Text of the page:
WASHINGTON DC —
Climate change is likely behind much of the flooding, drought, rising temperatures, and cyclones that Cambodia has experienced in the past, with major impacts on crops and other agriculture, a World Bank expert says.
“Climate change is the fundamental threat to development in our lifetime and in the lifetime of our children and the generation to come,” Mafalda Duarte, the World Bank’s Climate Investment Funds program manager, said at the Voice of America on Friday. “If we don’t confront it, we won’t end poverty and we will not promote prosperity for those we care about the most.”
The average temperature in Cambodia has increased by 1 degree Celsius over the last 40 years, and the government is now preparing action plans to cope with the new trend.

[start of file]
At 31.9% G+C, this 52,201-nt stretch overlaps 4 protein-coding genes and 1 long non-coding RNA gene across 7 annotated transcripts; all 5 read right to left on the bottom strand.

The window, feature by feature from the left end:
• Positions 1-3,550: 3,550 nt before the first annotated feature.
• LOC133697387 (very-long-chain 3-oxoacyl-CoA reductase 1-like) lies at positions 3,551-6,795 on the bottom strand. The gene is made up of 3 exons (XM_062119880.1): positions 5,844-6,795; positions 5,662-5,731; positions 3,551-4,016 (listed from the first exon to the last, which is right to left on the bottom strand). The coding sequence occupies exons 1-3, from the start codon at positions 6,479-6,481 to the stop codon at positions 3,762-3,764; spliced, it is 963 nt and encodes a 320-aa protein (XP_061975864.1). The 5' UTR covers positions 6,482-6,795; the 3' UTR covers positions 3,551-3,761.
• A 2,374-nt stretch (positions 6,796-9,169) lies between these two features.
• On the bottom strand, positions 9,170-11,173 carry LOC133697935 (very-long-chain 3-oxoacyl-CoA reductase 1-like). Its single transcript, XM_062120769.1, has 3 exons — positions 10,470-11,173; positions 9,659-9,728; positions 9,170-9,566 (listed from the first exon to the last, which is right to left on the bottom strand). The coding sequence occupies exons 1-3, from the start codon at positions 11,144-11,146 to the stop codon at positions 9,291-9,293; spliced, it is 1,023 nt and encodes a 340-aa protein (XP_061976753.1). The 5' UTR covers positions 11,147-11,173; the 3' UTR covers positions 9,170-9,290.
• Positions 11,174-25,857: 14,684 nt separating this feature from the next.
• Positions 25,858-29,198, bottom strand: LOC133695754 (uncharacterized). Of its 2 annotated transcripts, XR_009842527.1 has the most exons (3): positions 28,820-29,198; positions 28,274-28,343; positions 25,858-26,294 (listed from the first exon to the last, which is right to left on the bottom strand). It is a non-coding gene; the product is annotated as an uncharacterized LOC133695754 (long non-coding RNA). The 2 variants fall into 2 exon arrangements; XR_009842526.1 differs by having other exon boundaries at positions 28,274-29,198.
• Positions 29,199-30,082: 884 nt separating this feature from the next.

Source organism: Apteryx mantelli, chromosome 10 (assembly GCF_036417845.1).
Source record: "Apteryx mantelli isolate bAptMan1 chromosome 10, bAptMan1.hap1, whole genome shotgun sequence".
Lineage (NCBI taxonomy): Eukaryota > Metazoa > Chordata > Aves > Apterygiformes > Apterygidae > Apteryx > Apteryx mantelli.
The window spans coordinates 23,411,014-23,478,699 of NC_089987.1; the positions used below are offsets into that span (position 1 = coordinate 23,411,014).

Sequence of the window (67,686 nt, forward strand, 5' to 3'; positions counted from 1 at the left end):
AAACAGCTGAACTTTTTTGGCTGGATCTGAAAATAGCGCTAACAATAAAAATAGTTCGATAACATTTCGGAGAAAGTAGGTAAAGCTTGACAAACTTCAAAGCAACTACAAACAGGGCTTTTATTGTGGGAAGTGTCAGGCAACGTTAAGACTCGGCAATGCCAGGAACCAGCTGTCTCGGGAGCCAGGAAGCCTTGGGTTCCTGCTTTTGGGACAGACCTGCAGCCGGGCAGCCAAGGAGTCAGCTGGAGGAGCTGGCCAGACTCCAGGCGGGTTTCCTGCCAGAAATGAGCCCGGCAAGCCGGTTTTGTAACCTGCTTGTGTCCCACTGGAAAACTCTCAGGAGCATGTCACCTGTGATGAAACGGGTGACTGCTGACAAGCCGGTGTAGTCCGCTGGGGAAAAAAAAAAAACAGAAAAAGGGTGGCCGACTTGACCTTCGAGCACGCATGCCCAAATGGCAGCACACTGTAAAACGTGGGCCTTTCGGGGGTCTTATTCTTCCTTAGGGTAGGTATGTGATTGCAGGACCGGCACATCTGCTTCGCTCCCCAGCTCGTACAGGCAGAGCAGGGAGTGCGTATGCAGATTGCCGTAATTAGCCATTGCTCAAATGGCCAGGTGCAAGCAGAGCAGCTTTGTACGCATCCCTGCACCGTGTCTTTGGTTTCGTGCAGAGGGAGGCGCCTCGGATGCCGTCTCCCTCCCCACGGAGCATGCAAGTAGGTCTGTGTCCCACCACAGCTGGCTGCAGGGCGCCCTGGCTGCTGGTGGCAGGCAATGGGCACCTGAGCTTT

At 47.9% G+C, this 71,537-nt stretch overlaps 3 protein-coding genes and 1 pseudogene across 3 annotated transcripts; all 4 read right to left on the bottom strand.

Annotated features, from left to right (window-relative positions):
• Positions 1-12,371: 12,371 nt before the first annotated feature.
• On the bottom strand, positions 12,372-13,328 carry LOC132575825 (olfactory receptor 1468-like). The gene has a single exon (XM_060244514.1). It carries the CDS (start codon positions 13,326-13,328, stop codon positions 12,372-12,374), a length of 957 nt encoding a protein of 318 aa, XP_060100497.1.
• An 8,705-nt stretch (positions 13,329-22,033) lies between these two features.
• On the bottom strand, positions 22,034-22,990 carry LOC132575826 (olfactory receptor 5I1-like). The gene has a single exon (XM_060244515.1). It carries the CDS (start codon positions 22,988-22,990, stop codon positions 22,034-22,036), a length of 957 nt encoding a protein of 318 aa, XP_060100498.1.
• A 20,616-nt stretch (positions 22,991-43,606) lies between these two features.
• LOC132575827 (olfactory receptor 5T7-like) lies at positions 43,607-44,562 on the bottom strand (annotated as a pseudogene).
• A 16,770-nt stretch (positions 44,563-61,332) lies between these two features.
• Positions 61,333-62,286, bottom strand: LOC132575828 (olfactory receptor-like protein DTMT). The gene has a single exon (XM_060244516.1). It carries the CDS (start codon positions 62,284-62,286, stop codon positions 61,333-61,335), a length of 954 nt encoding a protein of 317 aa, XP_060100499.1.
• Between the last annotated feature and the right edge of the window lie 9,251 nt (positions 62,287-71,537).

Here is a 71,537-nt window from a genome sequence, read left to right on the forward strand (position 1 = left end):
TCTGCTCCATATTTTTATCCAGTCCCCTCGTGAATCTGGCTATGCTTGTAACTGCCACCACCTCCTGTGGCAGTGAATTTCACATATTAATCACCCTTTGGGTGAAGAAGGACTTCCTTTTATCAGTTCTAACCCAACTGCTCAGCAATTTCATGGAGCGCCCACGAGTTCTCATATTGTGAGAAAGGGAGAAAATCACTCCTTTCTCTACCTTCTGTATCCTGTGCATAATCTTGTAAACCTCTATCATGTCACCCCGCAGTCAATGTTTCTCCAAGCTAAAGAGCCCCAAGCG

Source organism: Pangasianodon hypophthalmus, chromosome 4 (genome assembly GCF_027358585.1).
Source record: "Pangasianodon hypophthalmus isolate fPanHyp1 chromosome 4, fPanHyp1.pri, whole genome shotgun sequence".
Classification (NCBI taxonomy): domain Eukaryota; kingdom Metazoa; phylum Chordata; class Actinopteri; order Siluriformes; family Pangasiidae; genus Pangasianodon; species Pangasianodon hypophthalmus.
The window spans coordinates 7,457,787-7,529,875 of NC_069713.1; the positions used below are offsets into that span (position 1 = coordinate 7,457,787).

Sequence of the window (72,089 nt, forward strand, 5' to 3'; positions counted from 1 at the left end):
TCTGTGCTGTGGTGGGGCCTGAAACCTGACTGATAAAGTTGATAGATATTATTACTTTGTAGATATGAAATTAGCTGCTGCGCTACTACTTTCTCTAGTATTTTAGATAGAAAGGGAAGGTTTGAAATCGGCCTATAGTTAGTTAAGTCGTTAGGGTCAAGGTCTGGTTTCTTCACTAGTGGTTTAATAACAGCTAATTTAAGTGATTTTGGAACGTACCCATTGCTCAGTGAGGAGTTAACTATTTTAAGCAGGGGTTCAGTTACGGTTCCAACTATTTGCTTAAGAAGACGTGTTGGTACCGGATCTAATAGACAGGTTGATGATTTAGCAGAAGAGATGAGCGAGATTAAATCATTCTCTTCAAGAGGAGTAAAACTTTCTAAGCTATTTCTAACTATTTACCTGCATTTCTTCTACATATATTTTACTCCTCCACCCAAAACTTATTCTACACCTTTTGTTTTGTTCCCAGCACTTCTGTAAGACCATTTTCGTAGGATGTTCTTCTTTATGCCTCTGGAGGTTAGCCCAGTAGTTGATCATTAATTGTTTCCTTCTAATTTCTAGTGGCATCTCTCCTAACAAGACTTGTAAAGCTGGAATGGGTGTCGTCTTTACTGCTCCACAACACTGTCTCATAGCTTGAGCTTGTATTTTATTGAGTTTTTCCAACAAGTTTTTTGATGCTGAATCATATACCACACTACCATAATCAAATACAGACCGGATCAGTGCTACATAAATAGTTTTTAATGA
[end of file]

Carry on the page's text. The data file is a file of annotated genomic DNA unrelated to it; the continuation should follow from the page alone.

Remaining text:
“We also know that the longer we delay tackling climate change, the higher the cost,” Duarte said.
Eight separate ministries and government agencies have prepared plans to deal with climate change, according to the Environment Ministry.
Duarte said such plans should include input from the private sector, civil society and the vulnerable to decide which areas may be worst affected by climate change.
Cambodia has received World Bank support for a pilot program of Climate Investment Funds. These are helping countries test different approaches, “to see which ones work and then we would scale them up over time,” she said.